Gippsland › Latest news › Bass Coast Local News
Cowes public place officially named as Olive Justice Place to honour active member of community
The public space in Cowes locally known as Olive Justice Place has now been officially named in Olive's honour.
Olive Justice and her family built their home at 70 Chapel Street in Cowes in the 1950s. She was a guest house operator, tourist guide and ran the Newhaven Post Office. She was a local identity, and perhaps the first woman on Phillip Island to obtain a drivers' licence. Olive died in March 1995, aged 99 years and 4 months. As an active member of the community and someone who cared deeply for community wellbeing.
Bass Coast Shire Mayor, Cr Michael Whelan, Phillip Island Historical Society Secretary, Pamela Rothfield, Olive's great niece Christine Grayden and John Eddy
Providing a safe and quiet place
Olive gifted her Chapel Street property to the Salvation Army in her will. It was later purchased by the council. Olive's overarching vision for the site to become a garden - a place of rest and quiet reflection - a place of peace.
Bass Coast Mayor, Cr Michael Whelan said it was fantastic to see Olive's vision for the space come to fruition. "In recent months, council has completed work at Olive Justice to create a permanent outdoor dining and relaxation space, with thanks to funding from the Victorian government's Outdoor Eating and Entertainment Program."
"It has been designed to provide a safe and quiet place of reflection for visitors, featuring colourful landscaping, seating areas and shelter. The long-term site design and use of Olive Justice Place is currently being investigated as part of the Cowes Streetscape Masterplan." Cr Whelan said.
Women of Gippsland campaign
As part of the recent upgrades, a new sign has been erected in the space, to acknowledge Olive and her generosity, her connection to the site and contribution to the community.
"We would like to thank Olive's great niece, Christine Grayden, for her invaluable input and assistance providing information and photos for this project, as well as Pam Rothfield for her support as a member of the Phillip Island Historical Society and for her advocacy whilst on Council," Cr Whelan concluded.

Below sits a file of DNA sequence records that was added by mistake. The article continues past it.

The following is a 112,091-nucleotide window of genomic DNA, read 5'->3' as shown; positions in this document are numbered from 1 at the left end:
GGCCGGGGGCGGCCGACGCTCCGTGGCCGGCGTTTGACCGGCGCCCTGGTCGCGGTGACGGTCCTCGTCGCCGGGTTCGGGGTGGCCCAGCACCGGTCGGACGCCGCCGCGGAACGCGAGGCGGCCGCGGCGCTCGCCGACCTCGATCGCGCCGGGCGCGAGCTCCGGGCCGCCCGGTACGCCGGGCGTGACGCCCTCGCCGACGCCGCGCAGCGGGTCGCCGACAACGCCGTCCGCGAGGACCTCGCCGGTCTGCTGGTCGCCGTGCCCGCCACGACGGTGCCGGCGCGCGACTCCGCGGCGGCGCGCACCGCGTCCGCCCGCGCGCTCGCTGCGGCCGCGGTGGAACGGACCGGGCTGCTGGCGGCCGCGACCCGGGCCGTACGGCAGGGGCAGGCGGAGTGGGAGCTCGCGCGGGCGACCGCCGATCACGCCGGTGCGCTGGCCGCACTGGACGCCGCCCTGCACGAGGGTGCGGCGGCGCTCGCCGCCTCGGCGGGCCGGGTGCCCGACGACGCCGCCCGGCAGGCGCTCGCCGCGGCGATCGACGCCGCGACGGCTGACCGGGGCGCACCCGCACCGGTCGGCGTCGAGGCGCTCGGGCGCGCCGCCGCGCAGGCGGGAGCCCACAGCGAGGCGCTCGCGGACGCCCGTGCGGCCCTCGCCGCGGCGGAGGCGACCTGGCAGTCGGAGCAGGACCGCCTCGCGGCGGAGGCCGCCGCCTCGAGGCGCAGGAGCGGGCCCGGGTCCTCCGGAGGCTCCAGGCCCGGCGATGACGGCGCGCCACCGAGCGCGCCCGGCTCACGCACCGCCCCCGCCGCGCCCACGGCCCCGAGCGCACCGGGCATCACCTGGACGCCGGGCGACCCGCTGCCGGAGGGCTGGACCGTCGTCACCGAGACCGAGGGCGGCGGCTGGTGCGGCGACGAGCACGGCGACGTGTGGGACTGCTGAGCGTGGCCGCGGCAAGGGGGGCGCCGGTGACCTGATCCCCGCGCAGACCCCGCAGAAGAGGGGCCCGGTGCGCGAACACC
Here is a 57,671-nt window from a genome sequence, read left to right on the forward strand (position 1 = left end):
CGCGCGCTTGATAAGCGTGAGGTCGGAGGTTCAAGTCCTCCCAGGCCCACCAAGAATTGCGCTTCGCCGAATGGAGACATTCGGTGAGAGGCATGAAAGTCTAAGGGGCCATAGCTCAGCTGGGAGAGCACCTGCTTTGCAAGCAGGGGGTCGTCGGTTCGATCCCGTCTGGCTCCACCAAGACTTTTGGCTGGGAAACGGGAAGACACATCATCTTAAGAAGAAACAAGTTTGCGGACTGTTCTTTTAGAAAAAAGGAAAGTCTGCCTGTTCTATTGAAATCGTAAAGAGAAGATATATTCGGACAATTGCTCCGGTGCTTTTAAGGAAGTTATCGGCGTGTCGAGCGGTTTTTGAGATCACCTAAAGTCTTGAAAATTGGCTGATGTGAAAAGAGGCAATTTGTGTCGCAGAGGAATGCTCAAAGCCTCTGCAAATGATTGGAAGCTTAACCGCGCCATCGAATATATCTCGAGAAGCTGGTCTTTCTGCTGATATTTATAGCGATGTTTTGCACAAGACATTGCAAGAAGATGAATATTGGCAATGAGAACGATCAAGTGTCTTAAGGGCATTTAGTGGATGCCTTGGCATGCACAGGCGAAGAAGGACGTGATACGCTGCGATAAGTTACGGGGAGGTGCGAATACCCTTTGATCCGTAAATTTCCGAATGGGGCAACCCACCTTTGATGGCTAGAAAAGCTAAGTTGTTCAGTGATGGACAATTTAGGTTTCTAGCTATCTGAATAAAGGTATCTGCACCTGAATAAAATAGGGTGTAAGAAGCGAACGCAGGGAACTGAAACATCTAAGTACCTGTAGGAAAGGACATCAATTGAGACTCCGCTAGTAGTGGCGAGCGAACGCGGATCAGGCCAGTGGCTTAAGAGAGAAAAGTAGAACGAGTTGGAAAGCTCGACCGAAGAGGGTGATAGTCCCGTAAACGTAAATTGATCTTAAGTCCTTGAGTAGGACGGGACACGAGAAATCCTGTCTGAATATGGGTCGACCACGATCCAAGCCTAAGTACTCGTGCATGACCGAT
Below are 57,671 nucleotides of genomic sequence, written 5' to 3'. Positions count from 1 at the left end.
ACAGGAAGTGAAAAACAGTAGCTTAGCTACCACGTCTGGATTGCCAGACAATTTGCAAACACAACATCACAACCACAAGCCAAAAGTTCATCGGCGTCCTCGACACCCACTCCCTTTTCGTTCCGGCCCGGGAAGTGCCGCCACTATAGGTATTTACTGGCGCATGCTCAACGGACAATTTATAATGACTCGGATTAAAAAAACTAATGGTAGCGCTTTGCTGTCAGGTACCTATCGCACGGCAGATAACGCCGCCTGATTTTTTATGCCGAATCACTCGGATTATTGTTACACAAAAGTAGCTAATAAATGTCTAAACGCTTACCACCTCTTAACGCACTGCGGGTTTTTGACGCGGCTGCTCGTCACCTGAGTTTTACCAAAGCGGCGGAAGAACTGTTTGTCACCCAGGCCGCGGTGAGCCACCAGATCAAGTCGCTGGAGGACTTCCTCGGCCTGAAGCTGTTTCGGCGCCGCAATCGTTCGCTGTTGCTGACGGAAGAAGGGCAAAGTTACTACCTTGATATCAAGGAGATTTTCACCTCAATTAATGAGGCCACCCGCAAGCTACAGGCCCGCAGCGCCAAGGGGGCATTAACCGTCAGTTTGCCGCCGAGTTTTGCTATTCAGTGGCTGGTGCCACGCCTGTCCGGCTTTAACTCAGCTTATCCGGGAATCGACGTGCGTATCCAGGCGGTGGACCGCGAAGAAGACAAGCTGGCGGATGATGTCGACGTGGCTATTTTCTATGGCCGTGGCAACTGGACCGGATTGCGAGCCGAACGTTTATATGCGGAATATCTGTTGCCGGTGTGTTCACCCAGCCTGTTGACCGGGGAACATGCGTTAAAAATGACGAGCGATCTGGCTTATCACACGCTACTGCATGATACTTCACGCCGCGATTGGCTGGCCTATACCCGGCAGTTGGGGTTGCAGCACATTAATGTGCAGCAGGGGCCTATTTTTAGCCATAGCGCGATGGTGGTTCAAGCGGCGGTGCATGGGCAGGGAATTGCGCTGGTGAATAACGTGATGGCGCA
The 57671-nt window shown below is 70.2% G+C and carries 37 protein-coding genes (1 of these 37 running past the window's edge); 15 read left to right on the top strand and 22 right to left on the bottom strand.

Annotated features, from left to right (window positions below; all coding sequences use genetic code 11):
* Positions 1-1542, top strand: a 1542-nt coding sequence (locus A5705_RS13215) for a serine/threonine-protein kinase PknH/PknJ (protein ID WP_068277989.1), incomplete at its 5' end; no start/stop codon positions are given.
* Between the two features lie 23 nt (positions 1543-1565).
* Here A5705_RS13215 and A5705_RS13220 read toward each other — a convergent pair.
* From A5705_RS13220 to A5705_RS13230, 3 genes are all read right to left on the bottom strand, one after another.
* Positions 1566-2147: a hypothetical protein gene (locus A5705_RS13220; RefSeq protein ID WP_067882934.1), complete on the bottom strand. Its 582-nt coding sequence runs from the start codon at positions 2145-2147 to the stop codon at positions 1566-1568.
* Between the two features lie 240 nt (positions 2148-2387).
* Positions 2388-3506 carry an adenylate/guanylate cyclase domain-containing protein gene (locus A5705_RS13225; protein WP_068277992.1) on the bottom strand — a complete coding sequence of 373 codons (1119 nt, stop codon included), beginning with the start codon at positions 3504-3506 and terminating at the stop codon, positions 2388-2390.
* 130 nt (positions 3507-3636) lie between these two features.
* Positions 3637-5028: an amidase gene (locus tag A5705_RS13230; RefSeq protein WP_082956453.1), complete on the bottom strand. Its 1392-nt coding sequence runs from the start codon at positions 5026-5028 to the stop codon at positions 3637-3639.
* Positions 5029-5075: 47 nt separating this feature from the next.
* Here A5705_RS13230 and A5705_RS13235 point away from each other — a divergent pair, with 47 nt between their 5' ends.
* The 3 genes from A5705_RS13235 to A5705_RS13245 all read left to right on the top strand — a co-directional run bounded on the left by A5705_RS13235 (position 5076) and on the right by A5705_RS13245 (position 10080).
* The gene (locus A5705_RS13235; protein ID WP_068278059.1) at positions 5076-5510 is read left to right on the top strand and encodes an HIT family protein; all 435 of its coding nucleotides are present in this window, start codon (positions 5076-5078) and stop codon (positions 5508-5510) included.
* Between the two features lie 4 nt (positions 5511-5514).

The sign also aligns with Women for Gippsland's #puthernameonit campaign. This campaign aims to address the gender place name gap and the underrepresentation of women in the naming of public places. In Bass Coast localities, roads and features are twice as likely to be named in honour of men than women.
Pictures from Bass Coast Shire Council website.
Published by: firstname.lastname@example.org
Latest NewsCommittee for Gippsland welcomes state government funding announcement for a new hospital in West Gippsland
East Gippsland Water celebrates Customer Service Week 2022 and giving its best for the community
Gippsland boaters urged to be more responsible around water as part of National Safe Boating Week 1 - 7 October 2022
Re-elected Victorian Labor government will invest upto $675M to build a new hospital in Drouin
Gippsland High Country Hall of Fame gets $750,000 election pledge to determine its best location and design
Latrobe City celebrates Boorai Country Ceremony as part of Latrobe First 1000 Days Program connecting community and culture
Latrobe Magnesium invests $39M for stage one Magnesium Production Plant in Morwell
New footpath for Toorak Road in Inverloch to be built $170,000 from Bass Coast Shire council 2022/23 Pathway Gaps Program
AGL closure decision to Loy Yang A brings alarm and disappointment to the Latrobe Valley community
Community feedback wanted on Bass Coast Shire Economic Development Framework